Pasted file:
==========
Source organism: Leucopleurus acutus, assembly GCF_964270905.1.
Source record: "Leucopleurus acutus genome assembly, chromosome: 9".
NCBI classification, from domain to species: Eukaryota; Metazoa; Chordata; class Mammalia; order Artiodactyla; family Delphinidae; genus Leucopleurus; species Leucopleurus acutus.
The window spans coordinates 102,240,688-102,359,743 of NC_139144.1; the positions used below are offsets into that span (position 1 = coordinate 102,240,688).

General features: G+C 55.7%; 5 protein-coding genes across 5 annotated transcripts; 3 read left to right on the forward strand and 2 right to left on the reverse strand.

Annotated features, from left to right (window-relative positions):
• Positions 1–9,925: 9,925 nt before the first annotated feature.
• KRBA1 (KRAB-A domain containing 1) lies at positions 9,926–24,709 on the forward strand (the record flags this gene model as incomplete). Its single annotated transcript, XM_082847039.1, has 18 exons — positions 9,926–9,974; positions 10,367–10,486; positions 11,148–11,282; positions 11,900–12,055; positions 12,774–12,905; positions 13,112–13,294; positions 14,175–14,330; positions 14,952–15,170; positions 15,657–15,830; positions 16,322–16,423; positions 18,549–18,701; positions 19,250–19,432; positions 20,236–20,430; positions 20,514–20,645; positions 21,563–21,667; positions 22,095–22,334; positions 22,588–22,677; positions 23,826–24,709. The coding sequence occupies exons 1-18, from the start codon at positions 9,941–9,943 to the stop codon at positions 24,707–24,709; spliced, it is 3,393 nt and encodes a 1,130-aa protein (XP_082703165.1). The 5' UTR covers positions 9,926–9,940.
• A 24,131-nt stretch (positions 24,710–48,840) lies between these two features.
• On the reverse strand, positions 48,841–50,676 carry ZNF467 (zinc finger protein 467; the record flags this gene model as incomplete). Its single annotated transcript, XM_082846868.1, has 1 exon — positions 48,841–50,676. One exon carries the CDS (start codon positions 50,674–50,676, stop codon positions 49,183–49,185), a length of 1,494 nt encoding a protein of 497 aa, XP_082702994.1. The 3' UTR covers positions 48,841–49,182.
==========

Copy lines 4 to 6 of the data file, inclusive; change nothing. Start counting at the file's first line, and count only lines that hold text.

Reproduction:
The window spans coordinates 102,240,688-102,359,743 of NC_139144.1; the positions used below are offsets into that span (position 1 = coordinate 102,240,688).

General features: G+C 55.7%; 5 protein-coding genes across 5 annotated transcripts; 3 read left to right on the forward strand and 2 right to left on the reverse strand.

Annotated features, from left to right (window-relative positions):